In the following months, Mattheij built a proof-of-concept sorting system using, of course, LEGO. He broke the problem down into a series of sub-problems (including "feeding LEGO reliably from a hopper is surprisingly hard," one of those facts of nature that will stymie even the best system design). After tinkering with the prototype at length, he expanded the system to a surprisingly complex system of conveyer belts (powered by a home treadmill), various pieces of cabinetry, and "copious quantities of crazy glue."

Here's a video showing the current system running at low speed:

The key part of the system was running the bricks past a camera paired with a computer running a neural net-based image classifier. That allows the computer (when sufficiently trained on brick images) to recognize bricks and thus categorize them by color, shape, or other parameters. Remember that as bricks pass by, they can be in any orientation, can be dirty, can even be stuck to other pieces. So having a flexible software system is key to recognizing—in a fraction of a second—what a given brick is, in order to sort it out. When a match is found, a jet of compressed air pops the piece off the conveyer belt and into a waiting bin.

After much experimentation, Mattheij rewrote the software (several times in fact) to accomplish a variety of basic tasks. At its core, the system takes images from a webcam and feeds them to a neural network to do the classification. Of course, the neural net needs to be "trained" by showing it lots of images, and telling it what those images represent. Mattheij's breakthrough was allowing the machine to effectively train itself, with guidance: Running pieces through allows the system to take its own photos, make a guess, and build on that guess. As long as Mattheij corrects the incorrect guesses, he ends up with a decent (and self-reinforcing) corpus of training data. As the machine continues running, it can rack up more training, allowing it to recognize a broad variety of pieces on the fly.

Here's another video, focusing on how the pieces move on conveyer belts (running at slow speed so puny humans can follow). You can also see the air jets in action:

In an email interview, Mattheij told Mental Floss that the system currently sorts LEGO bricks into more than 50 categories. It can also be run in a color-sorting mode to bin the parts across 12 color groups. (Thus at present you'd likely do a two-pass sort on the bricks: once for shape, then a separate pass for color.) He continues to refine the system, with a focus on making its recognition abilities faster. At some point down the line, he plans to make the software portion open source. You're on your own as far as building conveyer belts, bins, and so forth.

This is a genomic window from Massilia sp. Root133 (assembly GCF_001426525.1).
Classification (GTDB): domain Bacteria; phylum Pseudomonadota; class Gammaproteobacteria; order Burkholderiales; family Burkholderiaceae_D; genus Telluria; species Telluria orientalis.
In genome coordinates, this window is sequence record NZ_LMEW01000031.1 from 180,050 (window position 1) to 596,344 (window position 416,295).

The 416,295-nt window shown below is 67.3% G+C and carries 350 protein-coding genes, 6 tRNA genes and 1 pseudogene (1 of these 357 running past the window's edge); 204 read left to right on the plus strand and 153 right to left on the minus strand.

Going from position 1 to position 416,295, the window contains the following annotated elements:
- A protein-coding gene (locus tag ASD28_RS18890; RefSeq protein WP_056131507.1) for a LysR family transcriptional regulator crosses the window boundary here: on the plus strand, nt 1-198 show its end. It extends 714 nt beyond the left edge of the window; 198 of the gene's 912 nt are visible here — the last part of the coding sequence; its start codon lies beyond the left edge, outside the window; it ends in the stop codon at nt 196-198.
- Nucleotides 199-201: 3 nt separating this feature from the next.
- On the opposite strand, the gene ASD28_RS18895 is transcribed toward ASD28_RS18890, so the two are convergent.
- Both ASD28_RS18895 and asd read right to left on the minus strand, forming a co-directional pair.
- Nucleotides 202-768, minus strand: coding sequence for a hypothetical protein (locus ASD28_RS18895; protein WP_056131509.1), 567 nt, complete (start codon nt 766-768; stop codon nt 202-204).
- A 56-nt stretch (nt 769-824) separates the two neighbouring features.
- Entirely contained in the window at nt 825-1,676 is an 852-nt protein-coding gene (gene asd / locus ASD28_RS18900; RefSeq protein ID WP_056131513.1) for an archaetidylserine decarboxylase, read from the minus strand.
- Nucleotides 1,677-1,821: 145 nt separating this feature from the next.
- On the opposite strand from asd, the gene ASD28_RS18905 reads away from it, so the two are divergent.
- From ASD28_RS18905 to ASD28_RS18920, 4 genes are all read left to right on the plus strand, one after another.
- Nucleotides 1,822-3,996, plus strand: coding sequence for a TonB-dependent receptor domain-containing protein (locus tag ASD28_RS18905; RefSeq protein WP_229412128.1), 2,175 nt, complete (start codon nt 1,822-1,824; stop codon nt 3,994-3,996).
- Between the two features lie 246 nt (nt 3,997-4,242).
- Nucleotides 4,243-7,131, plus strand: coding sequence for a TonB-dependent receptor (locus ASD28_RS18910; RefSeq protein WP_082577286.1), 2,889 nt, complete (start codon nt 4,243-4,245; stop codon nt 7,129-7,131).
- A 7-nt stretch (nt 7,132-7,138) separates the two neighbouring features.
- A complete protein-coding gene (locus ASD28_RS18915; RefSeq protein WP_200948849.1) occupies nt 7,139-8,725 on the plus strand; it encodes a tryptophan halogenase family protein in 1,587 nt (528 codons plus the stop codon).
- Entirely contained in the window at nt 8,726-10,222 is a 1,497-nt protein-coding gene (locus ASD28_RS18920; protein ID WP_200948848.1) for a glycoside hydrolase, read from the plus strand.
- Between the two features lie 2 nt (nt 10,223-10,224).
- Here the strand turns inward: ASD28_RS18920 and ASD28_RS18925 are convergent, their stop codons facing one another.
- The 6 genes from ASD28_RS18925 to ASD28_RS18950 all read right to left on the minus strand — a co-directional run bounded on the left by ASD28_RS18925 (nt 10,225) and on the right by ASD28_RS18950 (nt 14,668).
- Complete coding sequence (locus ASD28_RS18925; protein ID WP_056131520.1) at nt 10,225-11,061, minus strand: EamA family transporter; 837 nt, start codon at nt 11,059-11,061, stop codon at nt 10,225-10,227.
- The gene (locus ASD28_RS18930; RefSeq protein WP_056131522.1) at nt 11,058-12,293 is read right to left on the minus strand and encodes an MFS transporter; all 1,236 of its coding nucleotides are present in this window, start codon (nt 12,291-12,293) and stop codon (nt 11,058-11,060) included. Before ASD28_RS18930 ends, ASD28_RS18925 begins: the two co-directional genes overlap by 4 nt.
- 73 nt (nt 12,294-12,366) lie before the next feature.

Check out Mattheij's writeup in two parts for more information. It starts with an overview of the story, followed up with a deep dive on the software. He's also tweeting about the project (among other things). And if you look around a bit, you'll find bulk LEGO brick auctions online—it's definitely a thing!

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Scientists Think They Know How Whales Got So Big
May 24, 2017
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It can be difficult to understand how enormous the blue whale—the largest animal to ever exist—really is. The mammal can measure up to 105 feet long, have a tongue that can weigh as much as an elephant, and have a massive, golf cart–sized heart powering a 200-ton frame. But while the blue whale might currently be the Andre the Giant of the sea, it wasn’t always so imposing.

For the majority of the 30 million years that baleen whales (the blue whale is one) have occupied the Earth, the mammals usually topped off at roughly 30 feet in length. It wasn’t until about 3 million years ago that the clade of whales experienced an evolutionary growth spurt, tripling in size. And scientists haven’t had any concrete idea why, Wired reports.

A study published in the journal Proceedings of the Royal Society B might help change that. Researchers examined fossil records and studied phylogenetic models (evolutionary relationships) among baleen whales, and found some evidence that climate change may have been the catalyst for turning the large animals into behemoths.

As the ice ages wore on and oceans were receiving nutrient-rich runoff, the whales encountered an increasing number of krill—the small, shrimp-like creatures that provided a food source—resulting from upwelling waters. The more they ate, the more they grew, and their bodies adapted over time. Their mouths grew larger and their fat stores increased, helping them to fuel longer migrations to additional food-enriched areas. Today blue whales eat up to four tons of krill every day.

If climate change set the ancestors of the blue whale on the path to its enormous size today, the study invites the question of what it might do to them in the future. Changes in ocean currents or temperature could alter the amount of available nutrients to whales, cutting off their food supply. With demand for whale oil in the 1900s having already dented their numbers, scientists are hoping that further shifts in their oceanic ecosystem won’t relegate them to history.

[h/t Wired]